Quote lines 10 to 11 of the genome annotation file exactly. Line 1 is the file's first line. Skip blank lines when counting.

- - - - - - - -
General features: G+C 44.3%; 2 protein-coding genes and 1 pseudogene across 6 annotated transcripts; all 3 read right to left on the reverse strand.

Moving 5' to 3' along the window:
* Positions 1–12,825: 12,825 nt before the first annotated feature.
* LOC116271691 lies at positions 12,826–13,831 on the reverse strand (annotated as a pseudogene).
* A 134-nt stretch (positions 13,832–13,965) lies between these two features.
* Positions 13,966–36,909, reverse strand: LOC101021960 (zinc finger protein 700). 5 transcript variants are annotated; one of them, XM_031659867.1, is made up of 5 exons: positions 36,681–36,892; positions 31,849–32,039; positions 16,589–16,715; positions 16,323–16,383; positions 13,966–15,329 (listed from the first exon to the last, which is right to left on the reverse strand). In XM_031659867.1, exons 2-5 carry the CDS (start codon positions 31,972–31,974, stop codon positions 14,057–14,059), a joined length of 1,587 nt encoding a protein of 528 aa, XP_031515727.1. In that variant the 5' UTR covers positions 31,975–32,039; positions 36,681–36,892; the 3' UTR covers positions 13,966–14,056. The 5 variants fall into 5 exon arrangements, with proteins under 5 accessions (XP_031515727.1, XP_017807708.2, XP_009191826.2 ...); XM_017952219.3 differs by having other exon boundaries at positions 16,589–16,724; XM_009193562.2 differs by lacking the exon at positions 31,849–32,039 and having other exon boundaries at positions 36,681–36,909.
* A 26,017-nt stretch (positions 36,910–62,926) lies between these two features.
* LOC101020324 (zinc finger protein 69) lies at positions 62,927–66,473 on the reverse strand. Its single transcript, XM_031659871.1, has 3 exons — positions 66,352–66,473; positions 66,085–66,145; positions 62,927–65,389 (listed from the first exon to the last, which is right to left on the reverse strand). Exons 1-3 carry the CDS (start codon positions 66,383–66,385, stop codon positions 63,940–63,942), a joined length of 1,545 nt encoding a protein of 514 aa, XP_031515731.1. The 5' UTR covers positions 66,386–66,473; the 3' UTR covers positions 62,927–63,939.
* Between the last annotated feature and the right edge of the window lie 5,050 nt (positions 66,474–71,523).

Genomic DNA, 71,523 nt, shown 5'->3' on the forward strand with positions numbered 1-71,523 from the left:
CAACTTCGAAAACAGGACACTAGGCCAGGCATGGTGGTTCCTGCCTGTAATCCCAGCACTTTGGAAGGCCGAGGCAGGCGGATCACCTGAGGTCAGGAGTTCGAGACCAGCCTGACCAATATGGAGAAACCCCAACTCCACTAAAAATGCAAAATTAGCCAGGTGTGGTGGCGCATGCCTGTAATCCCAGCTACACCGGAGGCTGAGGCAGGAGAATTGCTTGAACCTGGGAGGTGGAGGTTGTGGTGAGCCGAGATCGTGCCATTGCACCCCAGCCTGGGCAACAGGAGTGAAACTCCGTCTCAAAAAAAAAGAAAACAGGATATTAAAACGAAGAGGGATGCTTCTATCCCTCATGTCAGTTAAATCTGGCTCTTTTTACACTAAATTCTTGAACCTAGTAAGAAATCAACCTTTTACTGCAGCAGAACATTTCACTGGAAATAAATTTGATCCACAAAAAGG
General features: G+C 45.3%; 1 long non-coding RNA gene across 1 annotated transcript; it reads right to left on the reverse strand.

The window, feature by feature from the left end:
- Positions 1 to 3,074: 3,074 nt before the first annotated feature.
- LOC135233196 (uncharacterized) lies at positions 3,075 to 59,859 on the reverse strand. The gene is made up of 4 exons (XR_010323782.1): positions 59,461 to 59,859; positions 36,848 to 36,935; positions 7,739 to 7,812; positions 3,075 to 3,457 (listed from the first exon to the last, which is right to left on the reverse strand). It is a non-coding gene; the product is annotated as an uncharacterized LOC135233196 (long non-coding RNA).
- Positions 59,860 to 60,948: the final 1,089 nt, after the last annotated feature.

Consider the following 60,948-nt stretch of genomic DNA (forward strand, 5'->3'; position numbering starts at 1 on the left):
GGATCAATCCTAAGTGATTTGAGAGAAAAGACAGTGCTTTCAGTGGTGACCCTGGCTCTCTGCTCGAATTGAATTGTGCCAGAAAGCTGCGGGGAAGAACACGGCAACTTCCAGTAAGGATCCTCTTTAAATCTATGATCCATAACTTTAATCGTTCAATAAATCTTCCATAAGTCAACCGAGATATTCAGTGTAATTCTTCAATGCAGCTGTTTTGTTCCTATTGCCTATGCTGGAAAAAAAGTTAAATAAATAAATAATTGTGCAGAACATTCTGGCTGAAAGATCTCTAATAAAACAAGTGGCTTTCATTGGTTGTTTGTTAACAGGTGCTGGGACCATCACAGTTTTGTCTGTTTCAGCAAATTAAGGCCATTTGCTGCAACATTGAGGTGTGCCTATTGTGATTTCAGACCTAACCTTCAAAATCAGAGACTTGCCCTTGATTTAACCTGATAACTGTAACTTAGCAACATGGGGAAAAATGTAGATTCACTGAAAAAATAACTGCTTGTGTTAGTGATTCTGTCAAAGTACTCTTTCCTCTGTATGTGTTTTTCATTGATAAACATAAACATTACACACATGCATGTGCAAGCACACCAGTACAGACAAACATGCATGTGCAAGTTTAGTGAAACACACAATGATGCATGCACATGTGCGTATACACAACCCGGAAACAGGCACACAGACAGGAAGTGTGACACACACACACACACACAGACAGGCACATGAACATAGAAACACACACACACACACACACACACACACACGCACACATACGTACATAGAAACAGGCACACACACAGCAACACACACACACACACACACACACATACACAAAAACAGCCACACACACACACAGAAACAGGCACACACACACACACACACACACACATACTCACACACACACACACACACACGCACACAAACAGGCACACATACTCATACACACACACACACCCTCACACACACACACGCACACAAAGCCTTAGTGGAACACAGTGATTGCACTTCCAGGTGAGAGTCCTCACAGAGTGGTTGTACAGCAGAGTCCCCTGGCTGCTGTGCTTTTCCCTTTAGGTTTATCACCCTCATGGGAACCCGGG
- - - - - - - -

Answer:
Genomic DNA, 71,523 nt, shown 5'->3' on the forward strand with positions numbered 1-71,523 from the left:
CAACTTCGAAAACAGGACACTAGGCCAGGCATGGTGGTTCCTGCCTGTAATCCCAGCACTTTGGAAGGCCGAGGCAGGCGGATCACCTGAGGTCAGGAGTTCGAGACCAGCCTGACCAATATGGAGAAACCCCAACTCCACTAAAAATGCAAAATTAGCCAGGTGTGGTGGCGCATGCCTGTAATCCCAGCTACACCGGAGGCTGAGGCAGGAGAATTGCTTGAACCTGGGAGGTGGAGGTTGTGGTGAGCCGAGATCGTGCCATTGCACCCCAGCCTGGGCAACAGGAGTGAAACTCCGTCTCAAAAAAAAAGAAAACAGGATATTAAAACGAAGAGGGATGCTTCTATCCCTCATGTCAGTTAAATCTGGCTCTTTTTACACTAAATTCTTGAACCTAGTAAGAAATCAACCTTTTACTGCAGCAGAACATTTCACTGGAAATAAATTTGATCCACAAAAAGG